Development of a Japanese-English Software Manual Paralell Corpus
Tatsuya Ishisaka, Masao Utiyama, Eiichiro Sumita and Kazuhide Yamamoto. Development of a Japanese-English Software Manual Paralell Corpus. Proceedings of the Twelfth Machine Translation Summit ( MT Summit XII), no page numbers (2009.8)
Japanese-English parallel corpora are scarce. Domains of current corpora are limited. Patent has 18 million parallel sentences. Newspaper has 180 thousand parallel sentences. Goal We develop and publish Large-scale open source parallel corpus. Background
ex.) Command name Format differs from English to Japanese ex.) HTML files and Text file Manuals are being updated The latest original document version may be newer than the translated document version.
Web search engines manually to search for open source software manuals. We searched for Japanese Web pages containing phrases such as ༁ ϓϩδΣΫτ (translation project). If the Web pages are found, we downloaded manuals.
Following example licenses allow redistribution and modification. • MIT License • GNU Free Documentation License • FreeBSD Documentation License • Creative Commons We limited manuals to which such licenses were applied. Target license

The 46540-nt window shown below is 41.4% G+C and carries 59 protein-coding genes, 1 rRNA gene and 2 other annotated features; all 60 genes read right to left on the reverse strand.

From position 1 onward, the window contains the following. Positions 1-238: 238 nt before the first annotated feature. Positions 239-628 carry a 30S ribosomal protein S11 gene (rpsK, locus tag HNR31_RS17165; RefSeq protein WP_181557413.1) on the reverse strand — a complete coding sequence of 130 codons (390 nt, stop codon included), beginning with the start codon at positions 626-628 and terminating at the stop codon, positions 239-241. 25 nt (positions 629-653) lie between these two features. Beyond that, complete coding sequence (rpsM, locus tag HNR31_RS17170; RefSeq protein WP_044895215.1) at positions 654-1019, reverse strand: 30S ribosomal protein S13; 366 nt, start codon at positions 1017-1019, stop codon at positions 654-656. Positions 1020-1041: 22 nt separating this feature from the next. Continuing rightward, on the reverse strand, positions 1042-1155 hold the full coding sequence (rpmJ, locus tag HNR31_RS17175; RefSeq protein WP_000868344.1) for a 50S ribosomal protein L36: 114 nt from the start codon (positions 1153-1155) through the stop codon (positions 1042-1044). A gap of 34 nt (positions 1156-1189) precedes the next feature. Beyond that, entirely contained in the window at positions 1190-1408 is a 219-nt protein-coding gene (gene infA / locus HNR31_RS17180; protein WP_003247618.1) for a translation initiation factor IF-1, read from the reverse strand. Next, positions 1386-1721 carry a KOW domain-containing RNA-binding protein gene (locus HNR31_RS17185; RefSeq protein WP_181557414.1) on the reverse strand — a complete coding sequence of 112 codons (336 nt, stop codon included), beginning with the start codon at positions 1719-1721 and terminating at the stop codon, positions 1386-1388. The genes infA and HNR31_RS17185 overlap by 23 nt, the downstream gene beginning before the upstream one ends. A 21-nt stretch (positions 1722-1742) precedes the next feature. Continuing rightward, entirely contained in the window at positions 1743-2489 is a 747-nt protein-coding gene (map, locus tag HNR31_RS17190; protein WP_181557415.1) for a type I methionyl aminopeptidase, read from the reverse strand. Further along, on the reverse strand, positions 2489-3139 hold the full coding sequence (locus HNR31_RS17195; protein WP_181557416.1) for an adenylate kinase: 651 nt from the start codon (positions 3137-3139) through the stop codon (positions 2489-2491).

We used Utiyama and Isahara’s (2007) alignment method. Overview of the algorithm 1. We translate words, using dictionary. 2. We calculate the similarity based on word overlap. 3. We calculate the maximum similarity sentences, using DP matching.
how errors are handled. ৽͍͠ϑΝΠϧ͕XMLΤσΟλͰ։͖·͢ɻ ˱The new file opens in the XML editor. ϝοηʔδͷHTTPϓϩτίϧόʔδϣϯΛઃఆ͠·͢ɻ ˱ Set the HTTP Protocol version of the message. ը૾ͷϚοτνϟωϧΛઃఆ͠·͢ɻ ˱ Sets the image matte channel. ͜ΕΒͦΕͧΕ௨ৗϢʔβʔͱroot ͷσϑΥϧτύεͰ͢ɻ ˱ That will be a default path for normal and root users respectively.
We simulated a situation where SMT systems helps translators. We only translated from English. Test data is 500 sentences. We extracted from the aligned JF sentences. The highest BLEU score was 44.36.
Japanese- English corpus. But we have to be careful about our experimental result. Reason: Our test sentences might not be representative samples. Sentences were relatively short. Our Japanese word segmenter segmented ASCII words into characters. ex.) “word” was segmented into “w o r d”